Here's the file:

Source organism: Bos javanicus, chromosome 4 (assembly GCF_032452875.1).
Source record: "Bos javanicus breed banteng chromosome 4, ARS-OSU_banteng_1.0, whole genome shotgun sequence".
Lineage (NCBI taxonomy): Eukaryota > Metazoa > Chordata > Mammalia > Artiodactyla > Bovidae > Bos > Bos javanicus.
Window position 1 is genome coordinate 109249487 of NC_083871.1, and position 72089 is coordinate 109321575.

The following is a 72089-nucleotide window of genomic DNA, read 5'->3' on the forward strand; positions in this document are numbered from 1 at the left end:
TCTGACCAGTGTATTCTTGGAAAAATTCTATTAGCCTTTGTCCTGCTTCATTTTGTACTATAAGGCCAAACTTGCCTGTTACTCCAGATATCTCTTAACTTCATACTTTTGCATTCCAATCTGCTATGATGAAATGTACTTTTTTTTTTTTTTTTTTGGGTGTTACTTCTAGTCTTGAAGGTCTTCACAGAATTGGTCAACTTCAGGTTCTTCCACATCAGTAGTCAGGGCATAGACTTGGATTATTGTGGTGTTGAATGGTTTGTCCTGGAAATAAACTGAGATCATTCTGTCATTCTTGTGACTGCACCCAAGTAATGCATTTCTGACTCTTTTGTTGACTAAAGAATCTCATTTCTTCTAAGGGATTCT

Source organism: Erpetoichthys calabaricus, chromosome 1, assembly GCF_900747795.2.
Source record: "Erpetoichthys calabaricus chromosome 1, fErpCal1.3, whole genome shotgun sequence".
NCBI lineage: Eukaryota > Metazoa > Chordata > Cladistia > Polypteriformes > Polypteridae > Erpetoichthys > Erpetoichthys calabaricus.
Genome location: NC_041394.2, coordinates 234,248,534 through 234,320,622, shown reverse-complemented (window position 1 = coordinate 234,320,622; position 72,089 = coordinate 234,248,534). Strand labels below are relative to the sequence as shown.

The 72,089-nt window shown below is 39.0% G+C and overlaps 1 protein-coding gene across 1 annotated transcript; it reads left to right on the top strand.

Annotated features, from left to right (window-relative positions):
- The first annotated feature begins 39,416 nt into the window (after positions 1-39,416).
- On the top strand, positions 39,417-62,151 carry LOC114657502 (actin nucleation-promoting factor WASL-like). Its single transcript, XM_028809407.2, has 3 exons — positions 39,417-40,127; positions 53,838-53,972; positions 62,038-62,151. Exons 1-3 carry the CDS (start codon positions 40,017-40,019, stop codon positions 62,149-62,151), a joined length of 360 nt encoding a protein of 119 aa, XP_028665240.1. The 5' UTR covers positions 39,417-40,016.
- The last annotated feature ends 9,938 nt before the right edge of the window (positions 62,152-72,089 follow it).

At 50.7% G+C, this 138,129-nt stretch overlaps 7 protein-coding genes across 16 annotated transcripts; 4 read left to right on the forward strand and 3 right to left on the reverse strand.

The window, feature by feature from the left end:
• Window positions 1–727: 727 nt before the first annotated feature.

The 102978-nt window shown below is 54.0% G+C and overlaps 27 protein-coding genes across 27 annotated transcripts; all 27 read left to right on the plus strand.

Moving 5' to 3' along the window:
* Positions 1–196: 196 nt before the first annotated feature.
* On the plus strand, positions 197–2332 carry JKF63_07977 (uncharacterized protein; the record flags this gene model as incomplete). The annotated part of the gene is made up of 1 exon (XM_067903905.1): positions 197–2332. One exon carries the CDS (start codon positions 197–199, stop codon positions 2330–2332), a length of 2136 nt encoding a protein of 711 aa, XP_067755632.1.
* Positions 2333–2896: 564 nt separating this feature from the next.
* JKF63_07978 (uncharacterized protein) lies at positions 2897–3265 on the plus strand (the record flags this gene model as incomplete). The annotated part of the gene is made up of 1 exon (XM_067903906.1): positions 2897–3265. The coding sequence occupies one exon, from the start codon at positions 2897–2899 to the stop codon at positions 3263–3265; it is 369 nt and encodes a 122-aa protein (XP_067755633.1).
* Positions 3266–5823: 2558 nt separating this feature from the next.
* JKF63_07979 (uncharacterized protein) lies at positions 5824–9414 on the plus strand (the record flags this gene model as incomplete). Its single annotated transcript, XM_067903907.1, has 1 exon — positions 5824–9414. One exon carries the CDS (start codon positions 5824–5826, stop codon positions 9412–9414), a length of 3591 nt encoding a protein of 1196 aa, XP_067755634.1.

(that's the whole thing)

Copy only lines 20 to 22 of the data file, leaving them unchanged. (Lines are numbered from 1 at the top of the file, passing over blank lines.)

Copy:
Moving 5' to 3' along the window:
* Positions 1–196: 196 nt before the first annotated feature.
* On the plus strand, positions 197–2332 carry JKF63_07977 (uncharacterized protein; the record flags this gene model as incomplete). The annotated part of the gene is made up of 1 exon (XM_067903905.1): positions 197–2332. One exon carries the CDS (start codon positions 197–199, stop codon positions 2330–2332), a length of 2136 nt encoding a protein of 711 aa, XP_067755632.1.